Hidden Figures

Minor Spoilers: proceed at your own risk.

Hidden Figures is the best movie I’ve seen so far this year, and  it deserves to win a few Oscars.

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Hidden Figures tells the story of three African-American women who worked for NASA in the early days of the space program. Taraji P. Henson from Person of Interest and Empire plays Katherine Goble Johnson, a brilliant mathematician. The real Dr. Johnson celebrated her 98th birthday last summer and was awarded the Presidential Medal of Freedom in 2015.  Octavia Spencer plays Dorothy Vaughn, unofficial supervisor of the “Colored Computers” pool, who has the duties of a supervisor, but neither the pay nor the title.  Janelle Monáe plays Mary Jackson, a mathematician whose supervisor wants her to train to be an engineer … something impossible for a Negress in Virginia in the 1960s.

Hidden Figures is a movie about overcoming prejudice.  Hidden Figures is a love story between a handsome colonel and a beautiful mathematician.  Hidden Figures is a portrait of the problems of working mothers (both single mothers and women with husbands to help them). Hidden Figures is a window into the past, to a time not very long ago, but very different.

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The Colored Computers meet John Glenn.    Dorothy, Katherine, and Mary at a chuch picnic

[Images via Fox 2000]

It’s important as a glimpse into the past:  Mrs. Vaughn being escorted from the public library when she goes into the white section instead of the colored section, white and colored water fountains, segregated busing, segregated bathrooms, dial telephones, a courting couple waiting until they’ve known each other for months before their first kiss, computers being a new, strange, and incredibly bulky thing.  For the modern generation, who’ve gotten working calculators as Happy Meal toys, the lack of electronic computers may be the hardest thing to comprehend.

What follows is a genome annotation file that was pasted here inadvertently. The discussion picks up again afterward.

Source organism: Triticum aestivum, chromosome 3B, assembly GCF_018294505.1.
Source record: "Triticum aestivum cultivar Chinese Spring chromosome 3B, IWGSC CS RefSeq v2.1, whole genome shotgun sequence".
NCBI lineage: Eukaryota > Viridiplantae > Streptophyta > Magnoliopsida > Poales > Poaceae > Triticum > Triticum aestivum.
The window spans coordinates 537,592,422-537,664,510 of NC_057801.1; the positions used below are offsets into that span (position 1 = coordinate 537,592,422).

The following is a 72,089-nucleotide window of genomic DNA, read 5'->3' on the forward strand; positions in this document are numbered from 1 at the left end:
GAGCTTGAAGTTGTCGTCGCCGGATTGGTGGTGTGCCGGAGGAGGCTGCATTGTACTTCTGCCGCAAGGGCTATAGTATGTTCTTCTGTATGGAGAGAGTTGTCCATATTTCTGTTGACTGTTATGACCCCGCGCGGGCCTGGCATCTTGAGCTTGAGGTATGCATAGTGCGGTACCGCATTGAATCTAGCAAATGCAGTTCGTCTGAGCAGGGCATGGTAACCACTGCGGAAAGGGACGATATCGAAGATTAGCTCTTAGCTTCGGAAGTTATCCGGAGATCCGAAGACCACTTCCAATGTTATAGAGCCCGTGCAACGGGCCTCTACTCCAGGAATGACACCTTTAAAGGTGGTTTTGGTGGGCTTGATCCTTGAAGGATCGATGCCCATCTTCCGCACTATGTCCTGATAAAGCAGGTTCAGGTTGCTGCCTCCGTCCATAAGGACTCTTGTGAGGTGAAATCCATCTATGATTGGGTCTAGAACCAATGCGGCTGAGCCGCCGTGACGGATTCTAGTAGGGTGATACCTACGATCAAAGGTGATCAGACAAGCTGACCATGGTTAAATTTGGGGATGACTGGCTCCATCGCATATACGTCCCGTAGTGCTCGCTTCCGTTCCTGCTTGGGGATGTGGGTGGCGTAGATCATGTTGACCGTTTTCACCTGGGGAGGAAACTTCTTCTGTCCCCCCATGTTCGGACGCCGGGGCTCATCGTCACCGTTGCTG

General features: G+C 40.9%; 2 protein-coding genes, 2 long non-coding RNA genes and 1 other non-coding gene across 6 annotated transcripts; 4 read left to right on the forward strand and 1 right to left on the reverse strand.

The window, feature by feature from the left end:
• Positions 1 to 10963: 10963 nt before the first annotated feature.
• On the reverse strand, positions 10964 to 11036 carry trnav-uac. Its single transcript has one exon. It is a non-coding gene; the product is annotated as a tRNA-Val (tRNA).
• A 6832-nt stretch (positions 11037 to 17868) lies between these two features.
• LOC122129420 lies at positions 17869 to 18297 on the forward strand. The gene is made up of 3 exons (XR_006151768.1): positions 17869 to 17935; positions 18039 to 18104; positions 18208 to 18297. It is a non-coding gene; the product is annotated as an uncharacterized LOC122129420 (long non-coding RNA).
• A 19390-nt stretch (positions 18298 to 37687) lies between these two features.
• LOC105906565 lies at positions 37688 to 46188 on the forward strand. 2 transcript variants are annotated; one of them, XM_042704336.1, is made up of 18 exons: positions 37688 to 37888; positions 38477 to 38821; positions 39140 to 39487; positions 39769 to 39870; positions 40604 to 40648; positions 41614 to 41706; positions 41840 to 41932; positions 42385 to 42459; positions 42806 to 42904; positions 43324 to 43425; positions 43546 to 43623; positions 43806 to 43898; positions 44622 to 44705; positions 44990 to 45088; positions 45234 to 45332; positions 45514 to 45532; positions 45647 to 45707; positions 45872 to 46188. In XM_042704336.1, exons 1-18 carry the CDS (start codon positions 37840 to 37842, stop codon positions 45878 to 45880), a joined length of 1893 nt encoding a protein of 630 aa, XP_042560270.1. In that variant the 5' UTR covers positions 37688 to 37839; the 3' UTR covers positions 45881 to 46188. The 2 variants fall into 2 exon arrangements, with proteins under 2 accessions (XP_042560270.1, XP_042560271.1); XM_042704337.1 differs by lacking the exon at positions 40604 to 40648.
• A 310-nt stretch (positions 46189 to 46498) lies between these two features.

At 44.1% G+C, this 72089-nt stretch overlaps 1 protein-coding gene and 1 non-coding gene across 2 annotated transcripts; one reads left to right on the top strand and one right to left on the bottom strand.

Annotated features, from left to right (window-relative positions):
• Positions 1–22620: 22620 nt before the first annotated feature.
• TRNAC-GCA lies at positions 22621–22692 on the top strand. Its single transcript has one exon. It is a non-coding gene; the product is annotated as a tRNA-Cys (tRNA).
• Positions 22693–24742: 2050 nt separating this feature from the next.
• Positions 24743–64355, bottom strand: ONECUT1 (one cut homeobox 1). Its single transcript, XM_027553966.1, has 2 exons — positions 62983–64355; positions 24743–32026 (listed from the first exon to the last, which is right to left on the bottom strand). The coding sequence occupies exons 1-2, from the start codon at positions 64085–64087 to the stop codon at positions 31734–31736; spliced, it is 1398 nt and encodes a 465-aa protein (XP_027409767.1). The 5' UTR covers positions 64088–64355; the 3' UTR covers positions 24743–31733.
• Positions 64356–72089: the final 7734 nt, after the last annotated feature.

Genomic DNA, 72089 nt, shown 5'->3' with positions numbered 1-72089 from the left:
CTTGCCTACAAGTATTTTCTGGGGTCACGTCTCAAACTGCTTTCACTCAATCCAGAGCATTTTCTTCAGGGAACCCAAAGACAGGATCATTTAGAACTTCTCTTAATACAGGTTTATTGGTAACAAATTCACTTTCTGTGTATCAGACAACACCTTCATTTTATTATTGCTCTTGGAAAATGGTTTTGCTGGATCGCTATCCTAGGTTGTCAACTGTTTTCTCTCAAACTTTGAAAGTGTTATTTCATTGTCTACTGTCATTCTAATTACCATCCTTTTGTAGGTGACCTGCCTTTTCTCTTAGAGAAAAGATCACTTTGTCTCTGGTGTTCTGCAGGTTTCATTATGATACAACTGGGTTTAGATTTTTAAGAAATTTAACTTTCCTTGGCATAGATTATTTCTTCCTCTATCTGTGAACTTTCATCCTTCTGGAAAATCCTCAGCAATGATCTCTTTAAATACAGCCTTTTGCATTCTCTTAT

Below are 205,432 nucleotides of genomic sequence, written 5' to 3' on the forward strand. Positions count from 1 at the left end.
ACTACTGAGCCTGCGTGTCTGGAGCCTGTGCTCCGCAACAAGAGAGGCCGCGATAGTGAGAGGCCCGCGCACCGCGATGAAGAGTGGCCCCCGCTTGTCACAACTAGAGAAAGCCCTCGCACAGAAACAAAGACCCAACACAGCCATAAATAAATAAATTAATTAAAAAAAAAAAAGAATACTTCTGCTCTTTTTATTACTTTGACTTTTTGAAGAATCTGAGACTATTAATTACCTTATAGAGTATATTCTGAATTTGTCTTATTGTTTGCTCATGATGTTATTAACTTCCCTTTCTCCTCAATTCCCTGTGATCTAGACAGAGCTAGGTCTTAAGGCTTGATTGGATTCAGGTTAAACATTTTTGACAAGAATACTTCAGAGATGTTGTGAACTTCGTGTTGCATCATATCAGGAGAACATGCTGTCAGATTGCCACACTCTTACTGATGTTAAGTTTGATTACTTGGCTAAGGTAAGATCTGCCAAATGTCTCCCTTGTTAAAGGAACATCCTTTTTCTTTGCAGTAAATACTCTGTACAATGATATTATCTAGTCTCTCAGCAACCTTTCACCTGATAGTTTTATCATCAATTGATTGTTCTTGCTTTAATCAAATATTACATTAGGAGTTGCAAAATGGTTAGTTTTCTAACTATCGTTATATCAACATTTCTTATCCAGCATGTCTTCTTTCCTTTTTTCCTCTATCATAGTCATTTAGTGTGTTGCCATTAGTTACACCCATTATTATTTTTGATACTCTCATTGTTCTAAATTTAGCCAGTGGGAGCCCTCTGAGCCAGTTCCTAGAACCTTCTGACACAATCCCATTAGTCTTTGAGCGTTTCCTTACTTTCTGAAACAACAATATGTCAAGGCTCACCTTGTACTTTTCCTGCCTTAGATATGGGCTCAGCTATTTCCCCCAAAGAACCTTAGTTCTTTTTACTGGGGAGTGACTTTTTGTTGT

Kevin Costner (Dances with Wolves, The Untouchables) does a great job as Al Harrison, Katherine’s boss, who desegregates the bathrooms when he learns the reason Katherine takes such long breaks is because the nearest Colored Women’s bathroom is in another building, half a mile away.  Jim Parsons (Big Bang Theory) plays engineer Paul Stafford, who looks down on Katherine not only because she’s Colored, but because she’s only a computer. Astronaut John Glenn is portrayed by Glen Powell, who looks at Katherine as though he’s fallen in love when she solves a complicated equation in front of him, and when the new IBM computer has problems, he requests that she double-check its math. Mahershala Ali plays Colonel Jim Johnson, the man who falls in love with Katherine, and Aldis Hodge from Leverage plays Mary’s husband, Levi Jackson.

Katherine JohnsonKatherine G. Johnson [Image via NASA]

Hidden Figures is one of the best movies I’ve ever seen, and I cannot recommend it too highly. If you’re a parent, you may want to set the stage for your children by explaining some of the background first.  You’ll definitely want to discuss it with them afterwards.  I can’t wait until this comes out on DVD, because I want to own this one, and I’m definitely going to the library to see if they have the book it’s based on, Hidden Figures:  The American Dream and the Untold Story of the Black Women Mathematicians Who Helped Win the Space Race, by  Margot Lee Shetterly.

 

 

 

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